WEEK 8
Base units and derived units When the metric system was first conceived, one of the goals was the definition of a single unit from which the essential system of measurements could be constructed. Indeed, it was thought that the unit of length, the meter, should be regarded in this way, and much scientific effort went into the careful selection of an acceptable definition. It was also necessary to rely on the properties of pure water in order to define a unit of mass, the kilogram. Thus, the measurement system required for trade and commerce in the 18th century rested on the definitions of two units; units for other necessary quantities, such as area and volume, were derived from them. The ultimate goal of a complete system of measurements logically derived from the definition of a single unit was not realizable when the metric system was first established, and it is not realizable today. Nevertheless, the fundamental idea persisted, and a modern metric system has been founded on six base units and designated by the 11th CGPM (1960) as the International System of Units with the international abbreviation SI (see UNITS OF MEASUREMENT). The SI base units--expanded to seven in 1971--are independent by convention, and are the meter, kilogram, second, ampere, kelvin, mole, and candela. It is possible, in principle, for industrial nations to maintain complete systems of measurement that are equivalent within acceptable limits of uncertainty by comparing national standards for the SI base units to those maintained by the International Bureau of Weights and Measures, BIPM (Bureau International des Poids et Mesures), in Sevres, France. Future trends The seven SI base units constitute a complete set in the sense that all the other necessary units of measure can be logically derived from them. In a practical sense, these seven also constitute an irreducible set within which no member can be derived from any combination of the others. It is, however, possible that advances in science and technology will result in a reduction of the number of SI base units. Since 1967 the SI unit for time, the second, has been defined as exactly 9,192,631,770 periods of radio radiation emitted as a result of gyroscopic precession of the outermost electron in

WEEK 8
undisturbed cesium atoms. From 1960 to 1983 the SI unit for length, the meter, was defined as exactly 1,650,763.73 wavelengths of one of the spectral lines of krypton-86. By 1983, however, even this laser-generated wavelength came to be considered insufficiently accurate in reproducibility, and the meter was redefined as the length of the path traveled by light in a vacuum during a time interval of 1/299,792,458 of a second. That is, the standard unit of length is defined in terms of the speed of light.

Modern methods for the measurement of luminous energy provide another example of advances that may, in principle, reduce the number of necessary SI base units. The unit of luminous intensity, the candela, is defined in terms of the radiation from a defined small area of a platinum body at a specified high temperature. It has become possible to measure such radiation by direct comparison to equivalent small amounts of electrical power. Therefore, electrical units--watts--are, in principle, sufficient for the measurement of optical radiation flux, as well as of electrical power. Recent advances using X rays to sense the positions of atoms in pure samples of perfect crystalline structures have made it possible to determine the number of atoms in a known amount of substance with great accuracy. On this basis, it may also become practical to derive the SI mole directly from the kilogram, contributing thereby to further simplification of the SI base units. Such advances even point the way to a possible redefinition of the kilogram in terms of the mass of a selected universally available atom. The present kilogram is the only SI base unit that is still defined in terms of an artifact kept at Sevres. In the case of special units in different disciplinary fields, it is clearly desirable to encourage a trend toward uniform practice. For example, the units used to measure the physiological effects of optical radiation include a factor for the average efficiency of the human eye, while the corresponding units used in physics and engineering for the same quantity do not. Similar examples exist in the case of other units that are used for physiological responses, including acoustic power and energy, and ionizing radiation dose. Those who are concerned with the refinement of the modern metric system seek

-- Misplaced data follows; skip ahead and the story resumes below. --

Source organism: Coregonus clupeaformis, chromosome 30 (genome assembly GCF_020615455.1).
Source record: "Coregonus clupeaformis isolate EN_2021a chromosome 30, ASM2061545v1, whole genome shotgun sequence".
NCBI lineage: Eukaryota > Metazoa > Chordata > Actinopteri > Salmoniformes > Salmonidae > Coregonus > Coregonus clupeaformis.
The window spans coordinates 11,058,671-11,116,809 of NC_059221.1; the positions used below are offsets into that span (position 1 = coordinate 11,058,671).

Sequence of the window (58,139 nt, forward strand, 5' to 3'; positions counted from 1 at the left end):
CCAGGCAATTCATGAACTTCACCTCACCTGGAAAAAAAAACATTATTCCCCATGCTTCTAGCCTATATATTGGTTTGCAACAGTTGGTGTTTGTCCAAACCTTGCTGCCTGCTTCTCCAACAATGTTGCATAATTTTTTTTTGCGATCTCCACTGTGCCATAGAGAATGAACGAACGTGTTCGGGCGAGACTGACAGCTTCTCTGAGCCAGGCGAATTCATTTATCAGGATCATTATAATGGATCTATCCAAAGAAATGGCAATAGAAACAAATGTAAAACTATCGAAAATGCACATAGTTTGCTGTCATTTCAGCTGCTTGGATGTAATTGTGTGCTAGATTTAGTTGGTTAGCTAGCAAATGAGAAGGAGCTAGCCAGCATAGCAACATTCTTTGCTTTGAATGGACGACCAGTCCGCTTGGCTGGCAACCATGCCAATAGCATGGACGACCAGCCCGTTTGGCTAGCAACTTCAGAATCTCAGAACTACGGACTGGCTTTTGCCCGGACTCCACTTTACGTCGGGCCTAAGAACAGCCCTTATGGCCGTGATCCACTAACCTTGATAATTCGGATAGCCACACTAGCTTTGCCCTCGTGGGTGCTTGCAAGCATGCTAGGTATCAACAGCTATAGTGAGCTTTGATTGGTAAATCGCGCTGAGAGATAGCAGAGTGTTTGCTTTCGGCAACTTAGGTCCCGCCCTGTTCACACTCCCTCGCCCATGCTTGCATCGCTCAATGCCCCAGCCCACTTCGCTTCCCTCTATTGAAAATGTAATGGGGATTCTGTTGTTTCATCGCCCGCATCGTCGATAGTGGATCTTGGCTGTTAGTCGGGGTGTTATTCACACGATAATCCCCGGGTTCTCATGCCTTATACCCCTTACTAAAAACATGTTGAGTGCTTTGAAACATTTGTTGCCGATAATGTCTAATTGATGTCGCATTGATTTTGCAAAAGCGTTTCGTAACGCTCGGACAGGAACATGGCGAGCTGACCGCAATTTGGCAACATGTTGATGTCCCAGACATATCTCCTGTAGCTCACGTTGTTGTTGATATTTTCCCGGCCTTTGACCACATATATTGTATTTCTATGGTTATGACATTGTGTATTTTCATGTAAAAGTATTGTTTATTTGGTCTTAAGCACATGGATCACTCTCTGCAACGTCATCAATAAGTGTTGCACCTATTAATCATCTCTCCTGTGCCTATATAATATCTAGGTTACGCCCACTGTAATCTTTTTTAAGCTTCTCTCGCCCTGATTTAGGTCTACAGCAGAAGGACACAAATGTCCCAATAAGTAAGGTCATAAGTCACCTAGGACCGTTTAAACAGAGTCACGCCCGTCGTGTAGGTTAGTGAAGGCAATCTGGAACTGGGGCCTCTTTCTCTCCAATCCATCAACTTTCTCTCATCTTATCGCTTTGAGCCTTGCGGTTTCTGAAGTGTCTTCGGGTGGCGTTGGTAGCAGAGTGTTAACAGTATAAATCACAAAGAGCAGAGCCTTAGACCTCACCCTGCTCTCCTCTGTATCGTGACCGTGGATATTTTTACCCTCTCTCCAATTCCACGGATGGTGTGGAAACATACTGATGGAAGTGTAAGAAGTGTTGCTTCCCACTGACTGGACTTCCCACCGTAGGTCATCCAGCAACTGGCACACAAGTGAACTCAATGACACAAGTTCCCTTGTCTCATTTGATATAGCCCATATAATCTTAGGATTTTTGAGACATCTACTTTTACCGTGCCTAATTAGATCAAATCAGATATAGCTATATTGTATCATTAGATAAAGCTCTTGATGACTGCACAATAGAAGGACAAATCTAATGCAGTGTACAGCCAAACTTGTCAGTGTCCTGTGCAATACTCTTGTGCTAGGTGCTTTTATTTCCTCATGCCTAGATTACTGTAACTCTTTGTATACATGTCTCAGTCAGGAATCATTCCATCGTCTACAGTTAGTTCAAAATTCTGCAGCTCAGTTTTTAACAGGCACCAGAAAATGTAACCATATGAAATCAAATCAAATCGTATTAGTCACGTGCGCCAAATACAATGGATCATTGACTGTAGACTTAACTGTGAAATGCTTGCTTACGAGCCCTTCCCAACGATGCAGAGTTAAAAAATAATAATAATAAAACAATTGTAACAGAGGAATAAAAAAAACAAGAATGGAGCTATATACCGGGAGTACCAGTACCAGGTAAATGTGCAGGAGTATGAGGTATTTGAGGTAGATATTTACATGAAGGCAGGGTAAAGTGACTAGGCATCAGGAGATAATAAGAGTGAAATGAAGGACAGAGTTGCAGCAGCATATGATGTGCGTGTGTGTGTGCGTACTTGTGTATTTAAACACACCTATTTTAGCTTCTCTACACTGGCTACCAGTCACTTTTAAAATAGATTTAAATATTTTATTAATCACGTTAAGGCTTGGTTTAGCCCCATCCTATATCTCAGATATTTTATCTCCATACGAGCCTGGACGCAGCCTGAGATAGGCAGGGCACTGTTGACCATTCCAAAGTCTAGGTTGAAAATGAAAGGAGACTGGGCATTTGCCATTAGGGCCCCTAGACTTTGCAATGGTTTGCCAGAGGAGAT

WEEK 8
ways to harmonize such diverse measurement practices while at the same time avoiding any tendency to make the system less useful to those who have special needs. The objective is to reduce the potential for confusion and error arising from the limitations of measurement language used in widely different fields of scientific and technological specialization.

WEEK 8
NAMES AND SYMBOLS FOR METRIC PREFIXES Table 1 Prefix exa peta tera giga mega kilo hecto deka deci centi milli nano atto pico femto micro Symbol E P T G M k h da d c m u n p f a Multiplier 1,000,000,000,000,000,000 1,000,000,000,000,000 1,000,000,000,000 1,000,000,000 1,000,000 1,000 100 10 0.1 0.01 0.001 001 0.000 000 001 0.000 000 000 001 0.000 000 000 000 001 0.000 000 000 000 000 001